Many free or open source projects are developed by a community of contributors where everyone has, as author of some code or contribution, theoretically the same rights. The Linux kernel is probably one of the most famous examples of such community: the contributor’s rights are regulated by the outbound licence, which is – and will probably stay for a long time – the GPL v2. Moving to another licence or to a more formal leadership would be difficult as it would require the unanimous agreement from all authors or contributors.
However, it may be useful that all contributors license or assign rights to a specific body, leaving to it the care of adopting a convenient distribution licence and defending the rights of the community. The approach has been questioned in case the beneficiary is some enterprise that could take advantage of having “more rights” and could finally sell, or be purchased, or could appropriate the collaborative work for its exclusive profit. At the contrary, when the beneficiary is a non-profit foundation (i.e. the Apache foundation) or a public body that could never be purchased by any commercial interest (i.e. the European Union), the approach looks more efficient and sustainable.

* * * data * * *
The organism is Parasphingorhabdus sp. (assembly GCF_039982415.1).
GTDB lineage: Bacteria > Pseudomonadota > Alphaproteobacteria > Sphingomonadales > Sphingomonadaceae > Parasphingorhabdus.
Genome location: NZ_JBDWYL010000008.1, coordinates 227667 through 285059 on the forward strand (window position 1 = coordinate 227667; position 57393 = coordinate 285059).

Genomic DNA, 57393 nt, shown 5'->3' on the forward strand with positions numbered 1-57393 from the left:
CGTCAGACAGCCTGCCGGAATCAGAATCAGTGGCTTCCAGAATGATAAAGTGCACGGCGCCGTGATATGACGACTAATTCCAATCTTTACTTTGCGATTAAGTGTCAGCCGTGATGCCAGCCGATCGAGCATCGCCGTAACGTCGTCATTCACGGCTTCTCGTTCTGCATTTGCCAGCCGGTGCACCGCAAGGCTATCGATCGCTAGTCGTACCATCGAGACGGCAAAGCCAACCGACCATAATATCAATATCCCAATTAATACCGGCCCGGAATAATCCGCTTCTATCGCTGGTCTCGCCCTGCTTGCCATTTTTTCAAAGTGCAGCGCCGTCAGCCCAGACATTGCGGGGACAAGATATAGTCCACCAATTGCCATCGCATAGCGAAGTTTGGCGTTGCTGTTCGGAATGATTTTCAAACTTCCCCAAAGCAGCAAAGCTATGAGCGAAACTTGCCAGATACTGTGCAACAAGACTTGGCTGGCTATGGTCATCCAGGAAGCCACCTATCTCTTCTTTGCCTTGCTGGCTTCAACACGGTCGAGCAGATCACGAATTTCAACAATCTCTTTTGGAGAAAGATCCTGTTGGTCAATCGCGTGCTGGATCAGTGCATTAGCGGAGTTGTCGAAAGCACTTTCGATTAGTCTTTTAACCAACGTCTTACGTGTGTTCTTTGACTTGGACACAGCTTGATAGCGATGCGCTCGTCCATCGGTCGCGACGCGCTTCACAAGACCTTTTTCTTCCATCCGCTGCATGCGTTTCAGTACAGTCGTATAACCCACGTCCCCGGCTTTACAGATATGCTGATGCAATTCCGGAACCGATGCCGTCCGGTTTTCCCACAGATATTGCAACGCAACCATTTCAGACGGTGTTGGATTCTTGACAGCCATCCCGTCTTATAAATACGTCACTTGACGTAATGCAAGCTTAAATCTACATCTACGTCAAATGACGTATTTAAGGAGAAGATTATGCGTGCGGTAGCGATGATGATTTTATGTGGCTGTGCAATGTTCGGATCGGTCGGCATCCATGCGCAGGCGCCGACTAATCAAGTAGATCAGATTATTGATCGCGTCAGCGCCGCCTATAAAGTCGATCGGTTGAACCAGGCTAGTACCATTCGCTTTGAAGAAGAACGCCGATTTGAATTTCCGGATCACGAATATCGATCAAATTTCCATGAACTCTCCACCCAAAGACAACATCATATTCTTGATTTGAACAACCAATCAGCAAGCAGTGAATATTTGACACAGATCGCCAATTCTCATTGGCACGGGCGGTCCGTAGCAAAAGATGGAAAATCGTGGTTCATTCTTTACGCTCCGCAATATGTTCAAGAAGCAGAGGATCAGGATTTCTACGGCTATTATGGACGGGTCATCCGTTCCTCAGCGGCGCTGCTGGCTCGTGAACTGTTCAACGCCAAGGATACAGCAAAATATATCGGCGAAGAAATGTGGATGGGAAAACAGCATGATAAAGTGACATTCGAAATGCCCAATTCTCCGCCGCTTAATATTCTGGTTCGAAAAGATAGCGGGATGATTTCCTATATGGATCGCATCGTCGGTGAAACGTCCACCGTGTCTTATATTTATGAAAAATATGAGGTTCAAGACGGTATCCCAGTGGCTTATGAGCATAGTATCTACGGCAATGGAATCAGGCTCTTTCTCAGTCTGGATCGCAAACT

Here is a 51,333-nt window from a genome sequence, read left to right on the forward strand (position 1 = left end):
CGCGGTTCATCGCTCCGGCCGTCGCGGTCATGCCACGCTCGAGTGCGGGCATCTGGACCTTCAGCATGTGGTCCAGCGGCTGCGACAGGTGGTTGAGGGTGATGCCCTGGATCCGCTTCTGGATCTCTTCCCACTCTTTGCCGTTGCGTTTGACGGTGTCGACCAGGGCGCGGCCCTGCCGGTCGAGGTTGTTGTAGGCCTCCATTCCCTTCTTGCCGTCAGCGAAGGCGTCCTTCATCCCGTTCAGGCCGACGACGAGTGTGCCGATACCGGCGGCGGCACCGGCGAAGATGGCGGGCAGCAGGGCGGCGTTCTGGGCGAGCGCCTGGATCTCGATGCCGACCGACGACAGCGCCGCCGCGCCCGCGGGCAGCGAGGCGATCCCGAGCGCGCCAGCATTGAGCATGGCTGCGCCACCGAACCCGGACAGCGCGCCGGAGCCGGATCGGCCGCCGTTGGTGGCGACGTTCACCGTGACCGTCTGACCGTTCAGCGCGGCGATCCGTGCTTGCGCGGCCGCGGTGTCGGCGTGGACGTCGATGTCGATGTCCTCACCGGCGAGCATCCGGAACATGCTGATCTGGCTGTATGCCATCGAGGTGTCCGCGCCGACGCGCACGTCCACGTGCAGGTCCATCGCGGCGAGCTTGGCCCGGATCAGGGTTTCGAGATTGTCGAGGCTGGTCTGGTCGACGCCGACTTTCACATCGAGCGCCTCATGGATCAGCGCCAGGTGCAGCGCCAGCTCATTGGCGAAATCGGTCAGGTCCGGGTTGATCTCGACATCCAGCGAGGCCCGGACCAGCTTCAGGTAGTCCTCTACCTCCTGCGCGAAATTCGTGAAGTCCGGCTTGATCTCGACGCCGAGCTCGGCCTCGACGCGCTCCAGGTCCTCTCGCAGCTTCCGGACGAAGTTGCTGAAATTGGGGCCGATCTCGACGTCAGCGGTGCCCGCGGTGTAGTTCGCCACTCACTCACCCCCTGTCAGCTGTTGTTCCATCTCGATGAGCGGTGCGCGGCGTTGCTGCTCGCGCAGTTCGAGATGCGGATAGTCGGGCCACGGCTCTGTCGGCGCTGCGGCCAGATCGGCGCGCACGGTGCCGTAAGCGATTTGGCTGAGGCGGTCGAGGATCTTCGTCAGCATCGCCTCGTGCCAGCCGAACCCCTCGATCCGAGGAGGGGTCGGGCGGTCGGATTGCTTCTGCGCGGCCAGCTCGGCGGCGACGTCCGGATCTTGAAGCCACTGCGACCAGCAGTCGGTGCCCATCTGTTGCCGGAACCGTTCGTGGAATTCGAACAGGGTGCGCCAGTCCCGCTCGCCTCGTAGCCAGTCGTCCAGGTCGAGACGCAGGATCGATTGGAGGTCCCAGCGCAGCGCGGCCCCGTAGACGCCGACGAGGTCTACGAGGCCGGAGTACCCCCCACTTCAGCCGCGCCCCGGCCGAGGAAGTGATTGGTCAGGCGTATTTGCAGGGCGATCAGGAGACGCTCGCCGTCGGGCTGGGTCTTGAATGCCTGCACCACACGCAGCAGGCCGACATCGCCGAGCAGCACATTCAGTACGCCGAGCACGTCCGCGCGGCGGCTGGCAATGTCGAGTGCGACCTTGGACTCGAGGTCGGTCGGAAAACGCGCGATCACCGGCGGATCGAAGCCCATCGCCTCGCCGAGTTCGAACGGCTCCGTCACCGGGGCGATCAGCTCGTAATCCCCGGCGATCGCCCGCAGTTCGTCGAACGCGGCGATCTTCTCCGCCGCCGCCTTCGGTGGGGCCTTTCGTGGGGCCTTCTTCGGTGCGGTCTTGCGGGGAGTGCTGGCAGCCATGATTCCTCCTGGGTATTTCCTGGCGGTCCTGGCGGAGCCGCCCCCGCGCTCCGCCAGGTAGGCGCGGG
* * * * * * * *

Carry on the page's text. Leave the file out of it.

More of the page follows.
For semantic projects, the European Commission has published the ISA Open Metadata Licence v1.1, (ISA OML) which is – compared to the EUPL – a permissive licence. The ISA OML states that the “Owner” of the distributed work is the European Union, represented by the European Commission.
The new ISA Contributor Agreement (CA) v1.1 complements the ISA OML. It is based on the 2011 work of the Harmony working group, after considering observations of the EU Joint Research Centre (JRC) and of the EU Legal Service.
- The CA assigns copyright to the European Union;
In counterpart, the European Union, which promotes and distribute the work on Joinup:
- grants back a perpetual licence on contributors;
- commits to distribute the work under the ISA OML, EUPL or (if necessary) under any licence approved by the Open Source Initiative (OSI), Free Software Foundation (FSF) or Creative Commons (CC)
Joinup v1.3 (released in June 2012) will support the electronic signature of contributor agreements. Used for the ADMS.F/OSS project the New CA can be easily adapted / used for other semantic or software projects.